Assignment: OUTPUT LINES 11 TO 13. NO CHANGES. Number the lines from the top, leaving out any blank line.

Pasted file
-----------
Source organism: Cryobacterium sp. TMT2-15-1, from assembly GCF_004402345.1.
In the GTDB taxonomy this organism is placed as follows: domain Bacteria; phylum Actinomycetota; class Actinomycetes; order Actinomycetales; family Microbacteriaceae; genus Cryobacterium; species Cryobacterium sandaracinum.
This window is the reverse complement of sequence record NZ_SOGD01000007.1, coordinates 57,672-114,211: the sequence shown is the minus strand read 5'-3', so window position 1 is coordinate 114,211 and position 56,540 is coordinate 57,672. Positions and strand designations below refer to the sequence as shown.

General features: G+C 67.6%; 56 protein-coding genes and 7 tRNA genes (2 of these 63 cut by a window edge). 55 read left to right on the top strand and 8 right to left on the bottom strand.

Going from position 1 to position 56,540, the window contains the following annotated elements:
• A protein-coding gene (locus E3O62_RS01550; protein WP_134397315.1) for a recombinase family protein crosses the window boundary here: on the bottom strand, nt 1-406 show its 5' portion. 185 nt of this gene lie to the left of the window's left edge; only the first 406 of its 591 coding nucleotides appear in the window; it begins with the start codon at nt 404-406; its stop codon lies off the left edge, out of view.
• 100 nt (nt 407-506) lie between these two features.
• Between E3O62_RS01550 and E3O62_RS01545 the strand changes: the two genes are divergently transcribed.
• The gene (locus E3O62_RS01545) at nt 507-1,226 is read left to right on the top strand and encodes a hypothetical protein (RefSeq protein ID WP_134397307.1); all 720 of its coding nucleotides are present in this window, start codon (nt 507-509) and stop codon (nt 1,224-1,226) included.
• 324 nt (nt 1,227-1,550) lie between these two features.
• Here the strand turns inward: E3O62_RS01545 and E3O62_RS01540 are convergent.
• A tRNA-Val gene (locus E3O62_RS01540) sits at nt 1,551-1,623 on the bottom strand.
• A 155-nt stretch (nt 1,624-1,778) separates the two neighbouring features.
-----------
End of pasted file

• Here the strand turns inward: E3O62_RS01545 and E3O62_RS01540 are convergent.
• A tRNA-Val gene (locus E3O62_RS01540) sits at nt 1,551-1,623 on the bottom strand.
• A 155-nt stretch (nt 1,624-1,778) separates the two neighbouring features.